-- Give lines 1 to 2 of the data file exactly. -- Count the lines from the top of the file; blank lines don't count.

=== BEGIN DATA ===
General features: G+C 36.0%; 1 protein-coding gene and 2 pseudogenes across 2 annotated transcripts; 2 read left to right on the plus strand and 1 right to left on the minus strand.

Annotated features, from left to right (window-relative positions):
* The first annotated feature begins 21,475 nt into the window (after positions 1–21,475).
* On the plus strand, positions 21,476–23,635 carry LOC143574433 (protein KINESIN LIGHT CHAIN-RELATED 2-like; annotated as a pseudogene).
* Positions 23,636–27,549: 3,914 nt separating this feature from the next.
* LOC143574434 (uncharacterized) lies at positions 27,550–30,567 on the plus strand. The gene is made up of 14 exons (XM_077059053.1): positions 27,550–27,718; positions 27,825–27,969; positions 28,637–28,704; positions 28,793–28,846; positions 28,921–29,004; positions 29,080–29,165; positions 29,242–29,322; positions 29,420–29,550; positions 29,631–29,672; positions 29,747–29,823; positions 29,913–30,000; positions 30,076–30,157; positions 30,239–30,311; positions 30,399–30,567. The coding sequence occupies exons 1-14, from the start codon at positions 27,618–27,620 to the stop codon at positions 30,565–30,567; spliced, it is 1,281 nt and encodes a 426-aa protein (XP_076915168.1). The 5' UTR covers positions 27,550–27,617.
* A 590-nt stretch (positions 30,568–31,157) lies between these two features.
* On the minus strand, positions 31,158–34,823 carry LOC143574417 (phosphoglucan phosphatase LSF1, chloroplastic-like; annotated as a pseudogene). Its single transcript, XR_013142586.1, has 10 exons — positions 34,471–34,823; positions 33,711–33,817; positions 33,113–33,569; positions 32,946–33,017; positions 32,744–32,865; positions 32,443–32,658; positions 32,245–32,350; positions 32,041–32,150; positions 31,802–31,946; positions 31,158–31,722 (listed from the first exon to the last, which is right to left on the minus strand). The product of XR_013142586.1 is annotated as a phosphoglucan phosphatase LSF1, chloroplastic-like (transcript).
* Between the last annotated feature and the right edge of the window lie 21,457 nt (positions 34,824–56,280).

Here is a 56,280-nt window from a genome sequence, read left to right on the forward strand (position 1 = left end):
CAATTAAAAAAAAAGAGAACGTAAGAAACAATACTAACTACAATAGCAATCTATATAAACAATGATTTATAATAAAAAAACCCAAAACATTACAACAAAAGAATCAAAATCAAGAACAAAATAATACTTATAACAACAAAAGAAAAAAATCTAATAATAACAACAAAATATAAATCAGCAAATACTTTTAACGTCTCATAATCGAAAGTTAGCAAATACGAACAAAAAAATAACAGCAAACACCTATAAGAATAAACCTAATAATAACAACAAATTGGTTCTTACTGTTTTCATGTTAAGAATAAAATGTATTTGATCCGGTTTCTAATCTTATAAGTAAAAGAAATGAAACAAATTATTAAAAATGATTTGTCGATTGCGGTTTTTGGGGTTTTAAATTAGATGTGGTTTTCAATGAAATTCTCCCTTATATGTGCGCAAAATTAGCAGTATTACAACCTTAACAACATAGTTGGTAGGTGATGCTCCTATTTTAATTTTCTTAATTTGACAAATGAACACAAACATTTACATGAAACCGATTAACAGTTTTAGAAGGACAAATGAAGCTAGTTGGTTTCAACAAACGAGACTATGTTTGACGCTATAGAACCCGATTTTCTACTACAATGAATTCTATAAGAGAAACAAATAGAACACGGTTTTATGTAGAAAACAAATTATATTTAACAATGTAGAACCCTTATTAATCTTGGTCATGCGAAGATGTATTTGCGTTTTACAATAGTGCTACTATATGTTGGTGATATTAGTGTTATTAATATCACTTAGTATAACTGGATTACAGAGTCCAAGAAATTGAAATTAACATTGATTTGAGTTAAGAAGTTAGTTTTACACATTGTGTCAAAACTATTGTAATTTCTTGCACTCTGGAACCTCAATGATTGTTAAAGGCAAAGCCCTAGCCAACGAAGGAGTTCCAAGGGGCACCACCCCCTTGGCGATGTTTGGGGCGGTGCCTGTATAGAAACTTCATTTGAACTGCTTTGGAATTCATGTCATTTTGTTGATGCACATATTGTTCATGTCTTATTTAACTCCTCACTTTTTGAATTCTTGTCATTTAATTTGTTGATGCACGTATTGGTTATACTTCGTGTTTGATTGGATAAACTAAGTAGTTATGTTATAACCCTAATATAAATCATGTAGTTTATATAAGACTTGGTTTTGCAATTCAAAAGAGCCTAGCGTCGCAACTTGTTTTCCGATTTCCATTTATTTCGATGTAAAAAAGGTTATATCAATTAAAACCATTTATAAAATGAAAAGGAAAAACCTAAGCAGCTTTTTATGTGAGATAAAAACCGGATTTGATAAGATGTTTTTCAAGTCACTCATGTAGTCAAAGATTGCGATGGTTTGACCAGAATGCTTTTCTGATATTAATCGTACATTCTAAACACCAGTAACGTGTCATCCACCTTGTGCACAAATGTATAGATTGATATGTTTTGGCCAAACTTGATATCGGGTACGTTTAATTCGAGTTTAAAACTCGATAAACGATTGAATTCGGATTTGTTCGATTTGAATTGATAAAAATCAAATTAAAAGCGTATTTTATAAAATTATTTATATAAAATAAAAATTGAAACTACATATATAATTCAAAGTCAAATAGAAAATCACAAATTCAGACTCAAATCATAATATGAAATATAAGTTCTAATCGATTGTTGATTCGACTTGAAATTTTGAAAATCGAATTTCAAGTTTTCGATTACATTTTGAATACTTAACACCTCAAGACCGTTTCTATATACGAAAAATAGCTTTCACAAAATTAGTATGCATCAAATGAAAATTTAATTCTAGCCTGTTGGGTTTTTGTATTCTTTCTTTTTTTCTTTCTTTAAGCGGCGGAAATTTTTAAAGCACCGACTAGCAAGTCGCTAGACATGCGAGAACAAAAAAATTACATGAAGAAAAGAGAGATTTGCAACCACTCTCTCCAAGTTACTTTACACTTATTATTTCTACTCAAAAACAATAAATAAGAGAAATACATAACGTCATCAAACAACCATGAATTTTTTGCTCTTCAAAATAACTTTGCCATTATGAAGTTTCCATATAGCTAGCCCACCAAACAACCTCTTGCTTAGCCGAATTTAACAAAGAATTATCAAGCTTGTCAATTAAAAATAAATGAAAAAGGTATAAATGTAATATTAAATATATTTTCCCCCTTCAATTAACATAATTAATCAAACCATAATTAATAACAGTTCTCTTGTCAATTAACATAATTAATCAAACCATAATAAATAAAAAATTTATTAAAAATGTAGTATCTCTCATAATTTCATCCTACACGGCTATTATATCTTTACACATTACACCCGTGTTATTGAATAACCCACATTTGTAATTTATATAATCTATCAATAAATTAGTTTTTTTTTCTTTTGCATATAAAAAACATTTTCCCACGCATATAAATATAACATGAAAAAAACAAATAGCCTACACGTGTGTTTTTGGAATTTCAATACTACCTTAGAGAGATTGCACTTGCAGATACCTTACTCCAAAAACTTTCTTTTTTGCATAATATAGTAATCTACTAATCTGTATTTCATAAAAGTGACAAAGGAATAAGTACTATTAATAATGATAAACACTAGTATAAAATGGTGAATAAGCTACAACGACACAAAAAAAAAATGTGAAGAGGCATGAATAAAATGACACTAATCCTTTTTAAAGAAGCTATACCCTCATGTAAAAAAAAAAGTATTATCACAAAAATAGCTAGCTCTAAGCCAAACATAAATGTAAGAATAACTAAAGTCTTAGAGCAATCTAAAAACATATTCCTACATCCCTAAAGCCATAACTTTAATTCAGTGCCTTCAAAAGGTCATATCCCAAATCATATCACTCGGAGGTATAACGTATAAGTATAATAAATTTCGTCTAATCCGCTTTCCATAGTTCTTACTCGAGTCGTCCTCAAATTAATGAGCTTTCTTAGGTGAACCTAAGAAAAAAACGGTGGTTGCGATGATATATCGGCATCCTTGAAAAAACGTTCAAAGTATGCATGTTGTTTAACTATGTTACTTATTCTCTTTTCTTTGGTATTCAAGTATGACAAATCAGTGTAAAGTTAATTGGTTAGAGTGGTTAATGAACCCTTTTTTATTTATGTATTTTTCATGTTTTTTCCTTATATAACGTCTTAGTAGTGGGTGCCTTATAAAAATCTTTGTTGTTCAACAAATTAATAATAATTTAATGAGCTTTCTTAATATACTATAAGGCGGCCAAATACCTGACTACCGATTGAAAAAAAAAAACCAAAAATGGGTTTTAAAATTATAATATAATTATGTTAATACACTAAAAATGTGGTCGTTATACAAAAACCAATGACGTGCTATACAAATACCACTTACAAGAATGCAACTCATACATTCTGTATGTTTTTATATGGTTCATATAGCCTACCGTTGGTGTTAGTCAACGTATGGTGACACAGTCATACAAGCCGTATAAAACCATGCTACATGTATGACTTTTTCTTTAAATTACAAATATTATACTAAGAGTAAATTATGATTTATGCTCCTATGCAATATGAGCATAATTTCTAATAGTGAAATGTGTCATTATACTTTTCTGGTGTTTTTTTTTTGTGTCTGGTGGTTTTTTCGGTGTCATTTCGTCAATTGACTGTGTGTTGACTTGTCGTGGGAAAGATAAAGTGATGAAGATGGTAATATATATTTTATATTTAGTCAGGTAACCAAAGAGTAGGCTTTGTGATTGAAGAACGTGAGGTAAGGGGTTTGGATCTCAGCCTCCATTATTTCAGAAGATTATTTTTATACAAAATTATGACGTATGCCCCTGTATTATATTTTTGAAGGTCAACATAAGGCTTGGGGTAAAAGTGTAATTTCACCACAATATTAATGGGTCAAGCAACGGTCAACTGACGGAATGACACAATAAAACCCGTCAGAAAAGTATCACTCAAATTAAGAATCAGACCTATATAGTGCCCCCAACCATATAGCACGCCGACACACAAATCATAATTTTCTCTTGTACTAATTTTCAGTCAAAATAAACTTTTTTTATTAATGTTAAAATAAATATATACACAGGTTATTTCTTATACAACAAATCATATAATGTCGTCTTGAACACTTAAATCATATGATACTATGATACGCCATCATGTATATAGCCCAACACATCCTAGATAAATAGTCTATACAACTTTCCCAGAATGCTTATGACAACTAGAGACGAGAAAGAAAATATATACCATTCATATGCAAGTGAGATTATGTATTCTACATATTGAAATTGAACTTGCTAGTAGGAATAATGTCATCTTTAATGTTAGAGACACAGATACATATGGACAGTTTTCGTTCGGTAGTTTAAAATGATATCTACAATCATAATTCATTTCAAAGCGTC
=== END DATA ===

General features: G+C 36.0%; 1 protein-coding gene and 2 pseudogenes across 2 annotated transcripts; 2 read left to right on the plus strand and 1 right to left on the minus strand.

Annotated features, from left to right (window-relative positions):